Why does the absence of a European-style social democratic party matter?

 

From the early months of 2005 onwards, there was plenty of evidence to suggest that the AKP government was progressively losing its initial self-confidence and pro-reform stance under the impact of a rather severe nationalist backlash. The new Anti-Terror Law, re-introducing a set of clauses designed to curb individual liberties, suggested a swing of the pendulum back to the old-style security state. Furthermore, the party was reluctant to abolish Article 301 of the Turkish Penal Code, which has been used as a mechanism for restricting free speech on the grounds of insulting the Turkish state and the Turkish nation. A number of prominent writers and journalists including Orhan Pamuk, Elif Şafak and Hrant Dink found themselves standing trial accused of attacking the Turkish state. There is no doubt that without strong pressure from European political circles and public opinion, they would have faced extended trials and possible imprisonment. The AKP’s failure to repeal Article 301 raised considerable question marks about the party’s real commitment to democratization, beyond the narrow agenda of extending religious freedoms. On the Kurdish issue, the government’s approach appeared to converge with the traditional repressive approach of the Turkish state. Admittedly, however, the violent tactics of the Kurdish nationalists rendered the task of any government committed to dealing with the problem through further democratization particularly difficult.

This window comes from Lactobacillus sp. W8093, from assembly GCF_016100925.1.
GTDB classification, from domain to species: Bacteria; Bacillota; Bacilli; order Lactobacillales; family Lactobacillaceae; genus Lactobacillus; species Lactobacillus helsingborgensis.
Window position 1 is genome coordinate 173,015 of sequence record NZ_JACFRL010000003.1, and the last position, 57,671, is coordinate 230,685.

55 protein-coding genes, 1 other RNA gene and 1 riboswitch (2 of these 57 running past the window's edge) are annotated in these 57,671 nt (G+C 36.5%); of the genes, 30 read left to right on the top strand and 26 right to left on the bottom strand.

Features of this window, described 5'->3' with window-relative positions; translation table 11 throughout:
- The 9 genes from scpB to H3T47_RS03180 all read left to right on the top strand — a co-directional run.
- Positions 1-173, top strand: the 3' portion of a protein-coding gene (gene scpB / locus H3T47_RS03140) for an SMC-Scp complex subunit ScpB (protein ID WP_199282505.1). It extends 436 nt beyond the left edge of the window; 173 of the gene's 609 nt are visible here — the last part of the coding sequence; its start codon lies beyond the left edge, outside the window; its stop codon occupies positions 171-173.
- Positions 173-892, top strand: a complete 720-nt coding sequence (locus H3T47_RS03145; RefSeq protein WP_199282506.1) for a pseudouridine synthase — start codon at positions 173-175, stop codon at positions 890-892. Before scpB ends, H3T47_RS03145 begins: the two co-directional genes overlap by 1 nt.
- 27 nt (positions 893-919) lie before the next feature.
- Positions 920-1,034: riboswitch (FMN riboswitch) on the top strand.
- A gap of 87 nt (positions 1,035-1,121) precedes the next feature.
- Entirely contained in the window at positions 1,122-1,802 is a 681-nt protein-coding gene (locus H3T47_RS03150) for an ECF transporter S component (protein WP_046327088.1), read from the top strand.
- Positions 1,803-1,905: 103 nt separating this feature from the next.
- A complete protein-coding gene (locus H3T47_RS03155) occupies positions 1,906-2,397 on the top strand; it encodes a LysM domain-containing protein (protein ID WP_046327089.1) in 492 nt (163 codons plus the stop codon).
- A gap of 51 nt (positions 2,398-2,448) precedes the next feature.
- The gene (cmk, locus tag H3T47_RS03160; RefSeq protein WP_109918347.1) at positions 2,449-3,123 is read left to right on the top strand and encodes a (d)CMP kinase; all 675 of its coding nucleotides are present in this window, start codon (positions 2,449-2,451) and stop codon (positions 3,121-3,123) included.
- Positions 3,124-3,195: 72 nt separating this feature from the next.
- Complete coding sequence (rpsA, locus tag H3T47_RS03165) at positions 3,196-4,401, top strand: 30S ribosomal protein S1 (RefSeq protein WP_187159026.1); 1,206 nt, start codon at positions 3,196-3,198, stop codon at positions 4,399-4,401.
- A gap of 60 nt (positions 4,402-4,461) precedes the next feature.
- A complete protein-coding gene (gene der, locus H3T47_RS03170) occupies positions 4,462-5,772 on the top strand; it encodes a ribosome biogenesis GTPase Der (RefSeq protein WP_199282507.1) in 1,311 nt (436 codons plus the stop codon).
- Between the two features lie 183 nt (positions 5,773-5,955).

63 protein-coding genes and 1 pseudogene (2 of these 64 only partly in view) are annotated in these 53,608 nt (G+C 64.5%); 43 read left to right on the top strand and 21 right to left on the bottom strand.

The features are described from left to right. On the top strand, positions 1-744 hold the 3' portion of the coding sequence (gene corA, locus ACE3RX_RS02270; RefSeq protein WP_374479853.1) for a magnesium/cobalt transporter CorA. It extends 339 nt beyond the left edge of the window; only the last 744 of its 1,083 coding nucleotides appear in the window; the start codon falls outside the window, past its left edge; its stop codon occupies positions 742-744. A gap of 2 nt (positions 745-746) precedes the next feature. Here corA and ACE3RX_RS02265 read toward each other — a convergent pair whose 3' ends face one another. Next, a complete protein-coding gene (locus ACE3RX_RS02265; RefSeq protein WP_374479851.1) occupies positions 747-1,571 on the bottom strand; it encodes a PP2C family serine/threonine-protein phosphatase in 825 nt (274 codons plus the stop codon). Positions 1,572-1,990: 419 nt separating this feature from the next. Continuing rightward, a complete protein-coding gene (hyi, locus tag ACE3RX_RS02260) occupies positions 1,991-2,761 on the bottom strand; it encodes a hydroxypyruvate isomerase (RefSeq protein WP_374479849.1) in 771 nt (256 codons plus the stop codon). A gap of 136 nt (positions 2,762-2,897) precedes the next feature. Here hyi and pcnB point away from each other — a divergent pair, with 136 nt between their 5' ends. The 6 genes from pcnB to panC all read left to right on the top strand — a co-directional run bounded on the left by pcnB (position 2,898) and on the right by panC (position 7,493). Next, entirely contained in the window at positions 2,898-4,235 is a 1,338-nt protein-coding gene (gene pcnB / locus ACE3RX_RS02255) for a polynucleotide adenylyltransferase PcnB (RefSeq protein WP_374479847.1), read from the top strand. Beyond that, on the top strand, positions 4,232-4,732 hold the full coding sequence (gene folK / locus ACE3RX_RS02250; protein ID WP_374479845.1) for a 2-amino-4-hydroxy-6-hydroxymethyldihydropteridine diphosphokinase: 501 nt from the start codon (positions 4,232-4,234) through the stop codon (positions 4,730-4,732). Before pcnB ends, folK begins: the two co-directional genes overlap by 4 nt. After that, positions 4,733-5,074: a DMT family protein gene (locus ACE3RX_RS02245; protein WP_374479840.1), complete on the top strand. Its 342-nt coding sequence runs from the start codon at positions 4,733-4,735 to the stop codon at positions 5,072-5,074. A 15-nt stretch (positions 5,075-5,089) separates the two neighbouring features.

It was also surprising that the EU accession process did not appear to be at the top of the policy agenda, despite the major decision to open accession negotiations in October 2005. The appointment of Ali Babacan, the Minister responsible for economic affairs, as chief negotiator signalled to both domestic and external circles that the accession process was not receiving sufficient attention. Given the complexity of the task involved, it would have appeared wiser to appoint an experienced figure above party politics to play a leadership role in the EU affairs. Similarly, the replacement of the Central Bank Governor became a heavily politicized issue. It would have been sensible to retain the former Governor, Süreyya Serdengeçti, a highly respected figure in financial and business circles. Increasingly, the party appeared to be promoting figures from its core electoral base to key government posts, providing substance to fears of creeping Islamization of Turkish society.